By Diane Doersch, CIO Advisor
I recently posted that I quite possibly have the best job in the world. I am the chief technology & information officer for Green Bay Area Public Schools. While I have only been at the helm a little more than a year, I taught at elementary and middle for 21 years and have now served for five years as a technology director. As somebody who has been in the educational field since 1987, I have seen many ebbs and flows in education, but all my experiences in the classroom and as a leader have helped prepare me for what I do today.
Last weekend, my husband (a computer applications teacher) and I explored Raspberry Pi. For those of you who are thinking that perhaps this is a dessert that needs ice cream on the side, Raspberry Pi is a very simple mini computer that costs about $35. You must load on an operating system and add your own power source, keyboard, and monitor. From that point on, the possibilities are endless. As our district moves to integrate STEM-based education, it is important for our technical team to have an understanding of new items like 3D printers, Makey-Makeys, and Raspberry Pis so we can support them in our classrooms. Our technology integrators can promote them with schools and teachers when they have relevant and practical lessons to accompany them.
Exploring new technologies is just one of the many jobs I do as CTIO. I recently finished our hardware acquisition plan, one of our teams is preparing technology builds at two new schools, our team is working on various stages RFPs for new purchases, and another of our teams is preparing data to go in to our new substitute-calling system and also a new data warehouse. Our central registration team is busy enrolling new families to the school system while our technicians and network managers are upgrading and installing equipment. Sometimes my job reminds me of the plate-spinner act at the circus where I need to make sure that attention is given to each project and team so that they reach their goals and the plates continue to spin. As one item needs another swift spin, I must make sure all other plates are safe so that I can focus on the needed project. Of course, I am always challenged with the question of how processes can be done better as even a novice plate spinner knows that the farther away the poles are from each other the harder it is to keep all tasks in one’s line of sight and duty.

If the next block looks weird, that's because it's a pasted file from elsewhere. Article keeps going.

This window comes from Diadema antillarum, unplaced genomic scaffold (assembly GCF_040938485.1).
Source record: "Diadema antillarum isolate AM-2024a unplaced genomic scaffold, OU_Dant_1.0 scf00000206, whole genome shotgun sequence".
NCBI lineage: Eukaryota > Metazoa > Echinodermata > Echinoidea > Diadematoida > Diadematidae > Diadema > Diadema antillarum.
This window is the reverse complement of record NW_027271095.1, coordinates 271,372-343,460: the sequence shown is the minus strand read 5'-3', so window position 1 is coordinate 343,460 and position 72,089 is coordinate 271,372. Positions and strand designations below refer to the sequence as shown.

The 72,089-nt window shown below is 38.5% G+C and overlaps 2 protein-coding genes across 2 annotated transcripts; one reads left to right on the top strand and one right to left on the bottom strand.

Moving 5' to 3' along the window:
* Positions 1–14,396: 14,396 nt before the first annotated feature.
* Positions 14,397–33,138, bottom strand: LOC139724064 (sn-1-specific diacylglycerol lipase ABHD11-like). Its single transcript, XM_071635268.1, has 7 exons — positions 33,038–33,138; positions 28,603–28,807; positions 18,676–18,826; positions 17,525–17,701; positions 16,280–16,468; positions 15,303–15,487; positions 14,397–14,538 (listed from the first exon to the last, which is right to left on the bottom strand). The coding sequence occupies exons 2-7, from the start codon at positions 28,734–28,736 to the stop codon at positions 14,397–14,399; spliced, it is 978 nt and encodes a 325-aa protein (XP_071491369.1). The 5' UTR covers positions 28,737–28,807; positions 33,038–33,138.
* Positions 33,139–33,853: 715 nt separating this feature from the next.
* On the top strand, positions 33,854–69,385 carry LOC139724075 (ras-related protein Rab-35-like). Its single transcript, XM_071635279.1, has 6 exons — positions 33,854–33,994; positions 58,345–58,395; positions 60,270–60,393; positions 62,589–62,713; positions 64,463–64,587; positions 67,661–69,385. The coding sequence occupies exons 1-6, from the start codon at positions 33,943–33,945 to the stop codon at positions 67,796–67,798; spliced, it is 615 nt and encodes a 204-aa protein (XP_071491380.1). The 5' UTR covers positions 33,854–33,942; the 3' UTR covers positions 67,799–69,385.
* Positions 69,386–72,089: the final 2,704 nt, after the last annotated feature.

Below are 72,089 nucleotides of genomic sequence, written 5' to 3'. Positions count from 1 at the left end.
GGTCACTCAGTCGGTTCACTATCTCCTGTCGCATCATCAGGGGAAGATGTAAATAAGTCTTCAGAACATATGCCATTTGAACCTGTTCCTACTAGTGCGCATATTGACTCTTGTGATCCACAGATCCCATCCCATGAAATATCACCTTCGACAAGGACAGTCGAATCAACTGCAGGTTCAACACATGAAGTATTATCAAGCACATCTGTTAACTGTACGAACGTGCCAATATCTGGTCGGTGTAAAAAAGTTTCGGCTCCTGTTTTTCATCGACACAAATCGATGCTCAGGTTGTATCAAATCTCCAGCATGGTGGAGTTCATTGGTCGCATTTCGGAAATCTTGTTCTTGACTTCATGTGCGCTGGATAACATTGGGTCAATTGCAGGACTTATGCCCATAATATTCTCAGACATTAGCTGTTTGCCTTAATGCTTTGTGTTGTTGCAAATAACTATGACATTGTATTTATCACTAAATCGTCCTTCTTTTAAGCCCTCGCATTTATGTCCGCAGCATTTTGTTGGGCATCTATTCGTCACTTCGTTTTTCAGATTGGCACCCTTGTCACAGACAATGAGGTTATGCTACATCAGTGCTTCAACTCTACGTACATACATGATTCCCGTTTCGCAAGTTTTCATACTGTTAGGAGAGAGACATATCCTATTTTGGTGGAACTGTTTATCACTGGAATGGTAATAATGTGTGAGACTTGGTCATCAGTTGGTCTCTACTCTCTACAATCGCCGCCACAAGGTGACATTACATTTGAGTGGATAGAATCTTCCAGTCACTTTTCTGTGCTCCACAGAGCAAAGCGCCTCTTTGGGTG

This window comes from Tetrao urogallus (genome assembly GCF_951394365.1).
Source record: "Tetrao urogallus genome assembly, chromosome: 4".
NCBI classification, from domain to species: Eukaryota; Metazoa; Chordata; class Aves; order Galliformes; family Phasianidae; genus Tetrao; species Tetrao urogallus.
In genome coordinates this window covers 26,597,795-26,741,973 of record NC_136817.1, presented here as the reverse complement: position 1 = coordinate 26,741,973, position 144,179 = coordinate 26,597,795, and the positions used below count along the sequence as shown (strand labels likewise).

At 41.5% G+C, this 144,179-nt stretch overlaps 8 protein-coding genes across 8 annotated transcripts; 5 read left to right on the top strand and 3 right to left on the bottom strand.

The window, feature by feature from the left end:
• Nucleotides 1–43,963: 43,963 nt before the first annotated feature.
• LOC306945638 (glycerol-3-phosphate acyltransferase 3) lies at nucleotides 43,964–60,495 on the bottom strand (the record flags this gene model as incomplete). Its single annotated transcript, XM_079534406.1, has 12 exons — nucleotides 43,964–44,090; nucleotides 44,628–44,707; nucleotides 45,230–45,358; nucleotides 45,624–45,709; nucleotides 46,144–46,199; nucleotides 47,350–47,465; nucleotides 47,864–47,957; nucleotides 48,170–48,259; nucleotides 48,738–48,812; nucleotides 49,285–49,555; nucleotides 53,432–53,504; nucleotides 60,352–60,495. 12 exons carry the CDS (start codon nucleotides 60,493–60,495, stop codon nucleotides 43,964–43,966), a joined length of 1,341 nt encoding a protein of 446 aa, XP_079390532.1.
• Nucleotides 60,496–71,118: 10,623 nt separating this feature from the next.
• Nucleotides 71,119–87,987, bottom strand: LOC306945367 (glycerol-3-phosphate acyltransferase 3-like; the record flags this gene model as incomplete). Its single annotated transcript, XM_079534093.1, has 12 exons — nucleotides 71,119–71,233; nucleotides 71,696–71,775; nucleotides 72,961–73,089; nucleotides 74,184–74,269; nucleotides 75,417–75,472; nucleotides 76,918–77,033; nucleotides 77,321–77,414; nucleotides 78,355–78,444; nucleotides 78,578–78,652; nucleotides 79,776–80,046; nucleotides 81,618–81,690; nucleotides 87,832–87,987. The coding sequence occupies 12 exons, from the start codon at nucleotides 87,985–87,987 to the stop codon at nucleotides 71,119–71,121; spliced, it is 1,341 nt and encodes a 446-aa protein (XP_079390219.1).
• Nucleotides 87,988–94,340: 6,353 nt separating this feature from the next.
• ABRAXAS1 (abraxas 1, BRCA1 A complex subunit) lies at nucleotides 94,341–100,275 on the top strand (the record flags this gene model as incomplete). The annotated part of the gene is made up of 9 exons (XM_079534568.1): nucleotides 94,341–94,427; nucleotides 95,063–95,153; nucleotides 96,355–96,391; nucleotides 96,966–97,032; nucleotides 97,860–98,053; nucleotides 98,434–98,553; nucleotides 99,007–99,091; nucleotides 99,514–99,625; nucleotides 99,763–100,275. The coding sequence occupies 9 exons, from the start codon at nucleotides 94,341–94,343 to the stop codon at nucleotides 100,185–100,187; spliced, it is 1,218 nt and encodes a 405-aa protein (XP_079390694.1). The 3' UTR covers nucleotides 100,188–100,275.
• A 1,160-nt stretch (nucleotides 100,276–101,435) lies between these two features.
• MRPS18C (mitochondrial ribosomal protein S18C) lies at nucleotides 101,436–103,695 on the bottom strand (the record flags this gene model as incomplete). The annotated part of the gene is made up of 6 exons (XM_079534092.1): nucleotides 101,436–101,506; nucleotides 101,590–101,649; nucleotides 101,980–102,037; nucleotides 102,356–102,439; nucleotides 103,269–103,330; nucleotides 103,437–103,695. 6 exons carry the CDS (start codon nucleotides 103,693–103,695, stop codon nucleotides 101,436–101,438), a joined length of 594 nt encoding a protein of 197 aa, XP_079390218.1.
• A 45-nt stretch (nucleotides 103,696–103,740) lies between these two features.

As we move through August, we are in month three of our preparation for the 2014-2015 school year. I think that when you ask anybody in edtech, they will tell you that summer work is the culmination of the whole preceding year’s worth of planning. While exploring Raspberry Pi is very much on my radar right now, so are a gajillion other technology-related items. It’s a huge job and there are many plates to keep in the air. I wish all technology leaders the best as you all work to keep your plates spinning in to the new school year!
Diane W. Doersch is chief technology & information officer at Green Bay Area Public School District in Wisconsin. Follow her on Twitter as @DoerDi.